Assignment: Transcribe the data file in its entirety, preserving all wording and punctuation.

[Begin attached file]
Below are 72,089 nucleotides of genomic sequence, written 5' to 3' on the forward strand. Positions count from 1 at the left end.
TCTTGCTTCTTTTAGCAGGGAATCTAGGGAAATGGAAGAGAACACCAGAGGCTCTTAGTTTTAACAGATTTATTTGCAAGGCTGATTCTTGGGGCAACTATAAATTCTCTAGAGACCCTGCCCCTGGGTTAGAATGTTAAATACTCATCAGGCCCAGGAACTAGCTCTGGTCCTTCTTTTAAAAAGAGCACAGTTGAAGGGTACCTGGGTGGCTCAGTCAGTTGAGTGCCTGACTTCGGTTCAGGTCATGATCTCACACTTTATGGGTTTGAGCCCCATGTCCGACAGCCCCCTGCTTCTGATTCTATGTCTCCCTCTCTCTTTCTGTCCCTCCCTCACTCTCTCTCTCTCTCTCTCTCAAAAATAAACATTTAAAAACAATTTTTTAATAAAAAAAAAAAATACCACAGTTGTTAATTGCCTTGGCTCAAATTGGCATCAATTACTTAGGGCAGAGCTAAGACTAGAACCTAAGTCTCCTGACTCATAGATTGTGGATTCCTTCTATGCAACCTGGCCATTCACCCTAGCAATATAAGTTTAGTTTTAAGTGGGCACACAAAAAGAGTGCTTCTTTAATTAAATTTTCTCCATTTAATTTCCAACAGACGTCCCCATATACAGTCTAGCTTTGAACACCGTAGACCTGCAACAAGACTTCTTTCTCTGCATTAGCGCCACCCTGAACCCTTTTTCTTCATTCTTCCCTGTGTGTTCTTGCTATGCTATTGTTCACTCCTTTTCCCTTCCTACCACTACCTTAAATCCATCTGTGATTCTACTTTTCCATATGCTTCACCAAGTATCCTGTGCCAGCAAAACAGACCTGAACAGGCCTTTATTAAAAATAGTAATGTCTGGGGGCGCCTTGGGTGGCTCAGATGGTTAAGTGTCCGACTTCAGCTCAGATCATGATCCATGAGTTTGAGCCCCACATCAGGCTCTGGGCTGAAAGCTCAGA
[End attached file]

Below are 72,089 nucleotides of genomic sequence, written 5' to 3' on the forward strand. Positions count from 1 at the left end.
TCTTGCTTCTTTTAGCAGGGAATCTAGGGAAATGGAAGAGAACACCAGAGGCTCTTAGTTTTAACAGATTTATTTGCAAGGCTGATTCTTGGGGCAACTATAAATTCTCTAGAGACCCTGCCCCTGGGTTAGAATGTTAAATACTCATCAGGCCCAGGAACTAGCTCTGGTCCTTCTTTTAAAAAGAGCACAGTTGAAGGGTACCTGGGTGGCTCAGTCAGTTGAGTGCCTGACTTCGGTTCAGGTCATGATCTCACACTTTATGGGTTTGAGCCCCATGTCCGACAGCCCCCTGCTTCTGATTCTATGTCTCCCTCTCTCTTTCTGTCCCTCCCTCACTCTCTCTCTCTCTCTCTCTCAAAAATAAACATTTAAAAACAATTTTTTAATAAAAAAAAAAAATACCACAGTTGTTAATTGCCTTGGCTCAAATTGGCATCAATTACTTAGGGCAGAGCTAAGACTAGAACCTAAGTCTCCTGACTCATAGATTGTGGATTCCTTCTATGCAACCTGGCCATTCACCCTAGCAATATAAGTTTAGTTTTAAGTGGGCACACAAAAAGAGTGCTTCTTTAATTAAATTTTCTCCATTTAATTTCCAACAGACGTCCCCATATACAGTCTAGCTTTGAACACCGTAGACCTGCAACAAGACTTCTTTCTCTGCATTAGCGCCACCCTGAACCCTTTTTCTTCATTCTTCCCTGTGTGTTCTTGCTATGCTATTGTTCACTCCTTTTCCCTTCCTACCACTACCTTAAATCCATCTGTGATTCTACTTTTCCATATGCTTCACCAAGTATCCTGTGCCAGCAAAACAGACCTGAACAGGCCTTTATTAAAAATAGTAATGTCTGGGGGCGCCTTGGGTGGCTCAGATGGTTAAGTGTCCGACTTCAGCTCAGATCATGATCCATGAGTTTGAGCCCCACATCAGGCTCTGGGCTGAAAGCTCAGA